Life like wine

I like to look at that last bottle of my mother's wine every now and then.

Our childhood Christmases were home-made wonders, created from scratch by our resourceful, tireless mother.

Mum gave the term ‘differently - abled’ a whole new spin, being adept at doing many different things, all at the same time, wonderfully well. Nothing filled her with as great a sense of achievement and fulfilment than her own homemade Christmas wine. Had she known of John Keats’ famed “beaker full of the warm south”, she would have brushed it off with a condescending ‘tchah’ and offered him a glass full of hers instead.

Our Christmas guests, sheepishly tipsy after a reckless second or third glass of Mum’s special, would demand the recipe, and Mum would launch passionately into the details.
Deep in the cool, dark recesses of a corner cabinet in my kitchen, sits a bottle of Mum’s wine, made by me that last Christmas of her life.

Weakened by age and illness but lazer sharp of mind, she lay on her bed, directing me as I undertook, for the very first time, this sacred Christmas ritual. I tremblingly washed and crushed the grapes, and added the raisins, sugar, wheat and yeast into the big stone wine jars. At last, it was all done. I was afraid that I might have goofed up somehow, despite Mum’s careful guidance.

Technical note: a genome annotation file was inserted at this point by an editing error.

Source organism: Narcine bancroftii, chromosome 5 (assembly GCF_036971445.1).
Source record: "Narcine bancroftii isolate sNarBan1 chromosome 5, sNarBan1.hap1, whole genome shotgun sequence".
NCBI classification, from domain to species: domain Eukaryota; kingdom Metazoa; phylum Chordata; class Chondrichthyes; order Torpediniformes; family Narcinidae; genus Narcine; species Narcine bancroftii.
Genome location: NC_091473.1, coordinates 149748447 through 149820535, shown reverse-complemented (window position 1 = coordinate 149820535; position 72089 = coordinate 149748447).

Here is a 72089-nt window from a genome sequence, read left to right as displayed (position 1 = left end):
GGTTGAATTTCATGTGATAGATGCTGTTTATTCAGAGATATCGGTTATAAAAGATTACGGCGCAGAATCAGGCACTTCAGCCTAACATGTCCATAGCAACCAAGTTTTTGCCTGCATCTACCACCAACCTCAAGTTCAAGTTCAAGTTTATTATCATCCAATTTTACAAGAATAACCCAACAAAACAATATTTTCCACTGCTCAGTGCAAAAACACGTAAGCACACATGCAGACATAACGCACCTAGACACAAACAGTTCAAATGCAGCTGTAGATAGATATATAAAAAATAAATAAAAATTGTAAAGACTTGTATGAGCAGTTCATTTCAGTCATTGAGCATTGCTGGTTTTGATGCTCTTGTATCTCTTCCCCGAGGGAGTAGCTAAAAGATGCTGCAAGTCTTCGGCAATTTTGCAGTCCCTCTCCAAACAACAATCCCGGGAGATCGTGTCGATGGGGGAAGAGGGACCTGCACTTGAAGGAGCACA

“The wine is calling to you,” she would say with a smile, as the heady fragrance of fast-fermenting grapes filled the house. I would stir the frothing, rosy contents of each of the jars with a wooden spoon, sniffing the growing bouquet with trepidation, praying that the end result would match my mother’s exacting standards.

Come distilling day, and Mum actually got out of bed to sit at the dining table - watching, cautioning, encouraging and sometimes clicking her tongue in impatience at my clumsiness - as I went about the tedious business of sterilising and air drying the bottles, siphoning and straining the now deep red extract through muslin, watching, “with patient look...the last oozings, hours by hours”. A final dash of burnt sugar to deepen the blush and I stood back to admire sixteen tall bottles of sparkling ruby wine, “beaded bubbles winking at the brim”, as lovely to behold as Keats’ “blushful Hippocrene”.

I offered Mum a taste. She closed her eyes and held her first sip of my first  wine on her seasoned, knowing tongue. And then she mouthed the single word which transformed the trials of the last two weeks into a personal triumph for me. I like to look at that last bottle of my mother’s wine every now and then; to uncork and sniff its ageing bouquet, to hold it to the light and marvel at its jewelled hue.

To remember with love the woman who guided me in its brewing, in a final labour of love; she, whose entire life had been poured out, for me, for all of us, in a sacred libation of devoted service, at Christmas and always, like an endless, sparkling river of rich, ruby red wine.

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